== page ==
Trees that Bear Red Berries in Winter

When fall turns the corner into winter, home landscapes can become a bit bleak. To break the monotony of leafless trees against a white, snowy backdrop, trees that bear red berries are quite welcome in many residential gardens. Some also provide a source of food for birds during the winter and of holiday decorations for the gardener.

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The hawthorn tree provides a pop of red in an otherwise bleak landscape.

American Holly

American holly (Ilex opaca) is a small evergreen tree that produces red berries in the fall that remain on the tree through the winter. Drought-tolerant and generally disease-resistant, American holly is a low-maintenance tree that pays off big with high ornamental value in the winter. Hardy to U.S. Department of Agriculture zones 5 through 9, American holly trees thrive when grown in full sun or partial shade.

European Mountain Ash

Native to Europe and Asia, the European mountain ash (Sorbus aucuparia) is a medium-sized deciduous tree in the rose family. It is the most widely cultivated mountain ash species, according to agriculturists with North Dakota State University. This is no doubt because of the highly ornamental nature of the European mountain ash, with small white flowers that give way to bright red berries that persist well into winter. European mountain ash is hardy to zone 3.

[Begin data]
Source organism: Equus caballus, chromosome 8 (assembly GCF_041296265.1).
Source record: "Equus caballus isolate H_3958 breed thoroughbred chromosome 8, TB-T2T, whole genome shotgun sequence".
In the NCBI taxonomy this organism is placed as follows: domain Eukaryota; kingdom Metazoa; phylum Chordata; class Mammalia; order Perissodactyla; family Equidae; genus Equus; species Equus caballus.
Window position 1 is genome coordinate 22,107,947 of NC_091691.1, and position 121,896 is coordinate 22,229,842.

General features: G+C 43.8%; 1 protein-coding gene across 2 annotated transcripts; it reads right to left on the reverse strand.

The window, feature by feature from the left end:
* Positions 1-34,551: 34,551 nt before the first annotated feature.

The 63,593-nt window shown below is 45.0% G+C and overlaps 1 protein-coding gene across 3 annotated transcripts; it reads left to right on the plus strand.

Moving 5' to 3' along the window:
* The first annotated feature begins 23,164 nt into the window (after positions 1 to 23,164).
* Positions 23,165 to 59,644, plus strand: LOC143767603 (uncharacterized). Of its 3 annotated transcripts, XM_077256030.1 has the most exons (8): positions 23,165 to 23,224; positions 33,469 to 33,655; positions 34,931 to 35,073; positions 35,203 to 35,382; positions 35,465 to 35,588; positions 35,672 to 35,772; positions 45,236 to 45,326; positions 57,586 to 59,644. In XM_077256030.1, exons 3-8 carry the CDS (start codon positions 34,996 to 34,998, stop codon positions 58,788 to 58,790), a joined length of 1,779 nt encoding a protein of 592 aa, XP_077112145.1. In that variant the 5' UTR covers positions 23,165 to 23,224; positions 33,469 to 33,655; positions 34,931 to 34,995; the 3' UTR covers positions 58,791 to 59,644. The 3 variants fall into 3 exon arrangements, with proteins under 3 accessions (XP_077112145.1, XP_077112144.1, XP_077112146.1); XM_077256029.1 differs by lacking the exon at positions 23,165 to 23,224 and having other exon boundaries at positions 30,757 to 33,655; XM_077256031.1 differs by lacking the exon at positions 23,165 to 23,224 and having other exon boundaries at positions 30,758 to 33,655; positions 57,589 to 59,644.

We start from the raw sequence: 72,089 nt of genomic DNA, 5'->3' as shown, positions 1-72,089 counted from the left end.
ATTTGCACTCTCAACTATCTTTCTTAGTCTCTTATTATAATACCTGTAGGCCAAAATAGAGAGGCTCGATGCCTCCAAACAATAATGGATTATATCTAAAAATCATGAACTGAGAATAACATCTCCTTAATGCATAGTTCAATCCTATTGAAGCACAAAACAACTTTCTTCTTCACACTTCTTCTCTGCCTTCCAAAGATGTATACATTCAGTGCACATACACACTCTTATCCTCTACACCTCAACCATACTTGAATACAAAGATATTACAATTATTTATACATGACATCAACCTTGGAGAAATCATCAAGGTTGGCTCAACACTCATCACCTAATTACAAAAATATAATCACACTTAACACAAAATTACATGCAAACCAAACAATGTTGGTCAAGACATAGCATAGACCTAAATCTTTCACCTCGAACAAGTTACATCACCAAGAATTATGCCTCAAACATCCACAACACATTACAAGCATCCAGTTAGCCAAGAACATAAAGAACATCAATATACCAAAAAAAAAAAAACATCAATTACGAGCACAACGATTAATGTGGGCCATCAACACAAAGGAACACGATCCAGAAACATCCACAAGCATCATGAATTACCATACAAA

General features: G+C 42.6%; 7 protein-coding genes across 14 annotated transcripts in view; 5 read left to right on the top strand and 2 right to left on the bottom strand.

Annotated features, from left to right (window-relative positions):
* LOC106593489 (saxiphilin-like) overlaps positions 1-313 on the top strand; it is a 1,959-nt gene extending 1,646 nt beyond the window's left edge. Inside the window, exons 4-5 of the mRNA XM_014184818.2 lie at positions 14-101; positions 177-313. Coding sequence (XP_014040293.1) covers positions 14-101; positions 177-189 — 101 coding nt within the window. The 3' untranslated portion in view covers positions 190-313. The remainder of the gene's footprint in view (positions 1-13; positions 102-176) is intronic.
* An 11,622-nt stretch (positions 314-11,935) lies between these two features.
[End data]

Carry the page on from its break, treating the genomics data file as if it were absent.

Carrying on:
Hawthorn

The hawthorn (Crataegus spp) is a small tree in the rose family. Depending upon variety, the berries can be quite large and appear in varying shades of red. 'Lavelle,' a popular variety, produces orange-red berries that last until January. 'Winter King' is even more spectacular in the winter with its 1/2-inch red berries set against silver bark.